Heritage Category: Listed Building

Grade: II

List Entry Number: 1255780

Date first listed: 11-Sep-1996

Statutory Address: 101, WATER LANE


Ordnance survey map of 101, WATER LANE
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Statutory Address: 101, WATER LANE

The building or site itself may lie within the boundary of more than one authority.

District: Leeds (Metropolitan Authority)

National Grid Reference: SE 29621 32909


Legacy Record - This information may be included in the List Entry Details.

Reasons for Designation

Legacy Record - This information may be included in the List Entry Details.


Legacy Record - This information may be included in the List Entry Details.



SE2932NE WATER LANE, Holbeck 714-1/80/858 (South side) No.101


Formerly known as: The Round Foundry WATER LANE. Storerooms and house. c1800, altered late C19. For Fenton, Murray and Wood's Round Foundry. Brick, slate roof with short ridge stack left and between 5th and 6th windows. 2 storeys, 7 first-floor windows. 4-pane sashes with flat or cambered arch heads, margin lights far left; ground floor altered C20. Full-height straight joint between windows 5 and 6, and header arch to right, underbuilt, with slight change in building alignment to right. Rear, left to right: 9-pane sash in flush frame with stone sill and cambered stretcher arch; blocked loading door and altered 9-pane window above blocked cart entrance which breaks forward slightly; added tall 2-storey, 4-window range, 1 room deep; sash with margin lights. Ground floor left obscured by lean-to addition and rendered, centre and right. INTERIOR: not inspected. HISTORICAL NOTE: although considerably altered in the later C19, after the closure of the firm of Fenton Murray and Jackson in 1843, the straight join and blocked cart entrance indicate that this is part of the works first developed by Matthew Murray and David Wood in 1795-1802, with capital from James Fenton and William Lister. The workshops along the street frontage in 1815 had a yard entrance, indicated as a covered way in 1850. The works, known as the Round Foundry after a major building of 1802, was arranged around the courtyard fronting Water Lane, with further buildings parallel and further west, across Foundry Street (qv). The buildings are the remains of the world's first fully integrated engineering works. The 2-storey range at the rear of the street frontage is on the site of the brass foundry. After working as an engineer for the textile trade, especially Marshall Mills (qv), Matthew Murray developed some of the first steam-powered machines and machine tools, and brought together all the processes previously done by separate small master craftsmen. Great improvements in efficiency and speed of production resulted, and Murray manufactured large complex items from textile machinery to steam engines, on this site. Among the specialist buildings here were the foundry, forge, finishing shop, erecting shop and drawing office. Orders were supplied all over the world, including Sweden and Russia. In

1799 Murray showed a representative of Bolton and Watt's Soho engineering works around the Foundry and from then there was intense rivalry between the two businesses. Among the items produced were: beam engines for water works in London and the Midlands (1807), a flax heckling machine (1809), and in 1811 a captured French Privateer was brought to the Canal Basin and fitted with engine, boiler and paddles, becoming one of the first steam packets, steaming from Yarmouth. In 1812 his works made two 4ft 1in gauge steam engines on an iron track to haul coal trucks for the Middleton Coal Company. This was the first railway for which an act of Parliament was obtained, the first rack railway and the first railway on which a steam locomotive was a success. In September, 1813 George Stephenson saw the railway in Leeds and another by Murray on Tyneside. His engines are considered to have been copies of the Murray locomotives; The Rocket being developed 16 years later. Murray died in 1826, when his son in law took over and steam engines for railways were produced again. In 1834 the first passenger line to Leeds was opened and between that date and its closure in 1843 20 broad gauge engines were built for the Great Western Railway, the most famous being Ixion. From that time railway engine production was centred on the Railway Foundry in Pearson Street (qv). During the 2nd half of the C19 the buildings were the Victoria Foundry of Smith, Beacock and Tannett, Machine Tool Manufacturers. For historical information, see No.105 Water Lane (qv). (Redman RN: The Railway Foundry, Leeds, 1839-1969: Norwich: 1972-; Netlam and Frances Giles: Plan of the Town of Leeds and its Environs: 1815-; Captain Tucker, surveyor: Ordnance Survey Map of Leeds, scale 5ft:1 mile: 1850-; Kilburn Scott E: Matthew Murray, Pioneer Engineer: Leeds: 1928-: 35, 40).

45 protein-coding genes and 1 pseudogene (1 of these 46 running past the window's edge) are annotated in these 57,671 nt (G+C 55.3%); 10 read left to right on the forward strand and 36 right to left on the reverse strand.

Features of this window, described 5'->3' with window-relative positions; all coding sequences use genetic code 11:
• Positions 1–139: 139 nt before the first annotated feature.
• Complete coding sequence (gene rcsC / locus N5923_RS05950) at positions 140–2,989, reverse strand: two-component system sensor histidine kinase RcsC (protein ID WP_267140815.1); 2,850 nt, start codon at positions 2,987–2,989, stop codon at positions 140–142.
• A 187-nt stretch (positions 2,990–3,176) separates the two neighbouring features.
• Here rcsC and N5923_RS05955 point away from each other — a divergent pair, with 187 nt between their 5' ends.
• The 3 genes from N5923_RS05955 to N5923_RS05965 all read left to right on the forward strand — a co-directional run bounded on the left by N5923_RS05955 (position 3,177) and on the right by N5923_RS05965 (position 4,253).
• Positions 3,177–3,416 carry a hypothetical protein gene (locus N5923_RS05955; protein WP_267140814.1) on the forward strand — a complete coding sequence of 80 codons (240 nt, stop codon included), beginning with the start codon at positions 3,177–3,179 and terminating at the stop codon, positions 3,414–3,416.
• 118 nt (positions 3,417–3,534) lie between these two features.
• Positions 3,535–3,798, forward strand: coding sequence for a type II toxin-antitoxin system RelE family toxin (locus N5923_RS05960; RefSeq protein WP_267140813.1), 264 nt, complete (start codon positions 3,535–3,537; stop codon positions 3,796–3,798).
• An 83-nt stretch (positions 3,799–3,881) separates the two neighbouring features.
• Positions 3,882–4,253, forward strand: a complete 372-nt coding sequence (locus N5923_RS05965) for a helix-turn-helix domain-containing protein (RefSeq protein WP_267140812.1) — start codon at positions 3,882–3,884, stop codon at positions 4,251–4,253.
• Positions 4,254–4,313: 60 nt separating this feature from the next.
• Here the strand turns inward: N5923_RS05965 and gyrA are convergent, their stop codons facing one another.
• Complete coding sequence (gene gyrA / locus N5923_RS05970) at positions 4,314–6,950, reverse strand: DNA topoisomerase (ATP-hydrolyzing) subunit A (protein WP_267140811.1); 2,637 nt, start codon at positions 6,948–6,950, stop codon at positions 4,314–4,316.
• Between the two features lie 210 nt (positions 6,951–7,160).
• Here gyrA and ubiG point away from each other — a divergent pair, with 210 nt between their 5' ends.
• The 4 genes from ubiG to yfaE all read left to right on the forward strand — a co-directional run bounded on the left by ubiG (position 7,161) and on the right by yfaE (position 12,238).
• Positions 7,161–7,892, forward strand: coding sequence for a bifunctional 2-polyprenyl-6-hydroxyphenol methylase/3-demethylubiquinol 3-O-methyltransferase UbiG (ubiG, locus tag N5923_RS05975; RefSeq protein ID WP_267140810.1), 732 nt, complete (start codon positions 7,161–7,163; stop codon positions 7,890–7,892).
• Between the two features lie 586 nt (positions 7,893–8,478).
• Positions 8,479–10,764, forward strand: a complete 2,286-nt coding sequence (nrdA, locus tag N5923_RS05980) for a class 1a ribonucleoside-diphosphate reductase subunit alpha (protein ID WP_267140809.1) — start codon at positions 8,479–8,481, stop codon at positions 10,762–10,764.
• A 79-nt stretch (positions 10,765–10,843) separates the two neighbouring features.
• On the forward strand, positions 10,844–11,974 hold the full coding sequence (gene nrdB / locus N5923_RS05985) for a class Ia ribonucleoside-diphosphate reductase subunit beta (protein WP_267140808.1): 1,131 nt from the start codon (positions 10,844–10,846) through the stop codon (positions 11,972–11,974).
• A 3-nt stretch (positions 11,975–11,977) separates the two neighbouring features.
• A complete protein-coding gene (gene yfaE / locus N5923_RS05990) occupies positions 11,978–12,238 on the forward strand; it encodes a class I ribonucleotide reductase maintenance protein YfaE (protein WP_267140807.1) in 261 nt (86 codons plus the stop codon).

Listing NGR: SE2962132909


The contents of this record have been generated from a legacy data system.

Legacy System number: 465677

Legacy System: LBS


Books and journals
Redman, R, The Railway Foundry Leeds 1839-1969, (1972), 35, 40
Scott, K, Matthew Murray Pioneer Engineer

End of official listing